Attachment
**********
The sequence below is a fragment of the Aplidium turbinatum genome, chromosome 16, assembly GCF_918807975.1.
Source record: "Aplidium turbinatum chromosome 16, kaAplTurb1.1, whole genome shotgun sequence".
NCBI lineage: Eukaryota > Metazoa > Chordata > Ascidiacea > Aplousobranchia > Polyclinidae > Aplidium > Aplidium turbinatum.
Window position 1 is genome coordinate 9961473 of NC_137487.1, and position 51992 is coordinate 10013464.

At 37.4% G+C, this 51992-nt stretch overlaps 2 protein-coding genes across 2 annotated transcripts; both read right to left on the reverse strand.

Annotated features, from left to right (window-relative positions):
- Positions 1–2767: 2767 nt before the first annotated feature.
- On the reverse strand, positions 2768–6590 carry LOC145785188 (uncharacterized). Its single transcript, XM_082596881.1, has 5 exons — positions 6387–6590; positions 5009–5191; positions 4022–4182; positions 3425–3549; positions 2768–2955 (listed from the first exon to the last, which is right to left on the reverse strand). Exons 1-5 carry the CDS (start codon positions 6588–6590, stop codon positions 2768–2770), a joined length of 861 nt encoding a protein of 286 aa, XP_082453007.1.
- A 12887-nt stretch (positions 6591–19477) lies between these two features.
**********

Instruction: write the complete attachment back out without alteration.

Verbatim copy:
The sequence below is a fragment of the Aplidium turbinatum genome, chromosome 16, assembly GCF_918807975.1.
Source record: "Aplidium turbinatum chromosome 16, kaAplTurb1.1, whole genome shotgun sequence".
NCBI lineage: Eukaryota > Metazoa > Chordata > Ascidiacea > Aplousobranchia > Polyclinidae > Aplidium > Aplidium turbinatum.
Window position 1 is genome coordinate 9961473 of NC_137487.1, and position 51992 is coordinate 10013464.

At 37.4% G+C, this 51992-nt stretch overlaps 2 protein-coding genes across 2 annotated transcripts; both read right to left on the reverse strand.

Annotated features, from left to right (window-relative positions):
- Positions 1–2767: 2767 nt before the first annotated feature.
- On the reverse strand, positions 2768–6590 carry LOC145785188 (uncharacterized). Its single transcript, XM_082596881.1, has 5 exons — positions 6387–6590; positions 5009–5191; positions 4022–4182; positions 3425–3549; positions 2768–2955 (listed from the first exon to the last, which is right to left on the reverse strand). Exons 1-5 carry the CDS (start codon positions 6588–6590, stop codon positions 2768–2770), a joined length of 861 nt encoding a protein of 286 aa, XP_082453007.1.
- A 12887-nt stretch (positions 6591–19477) lies between these two features.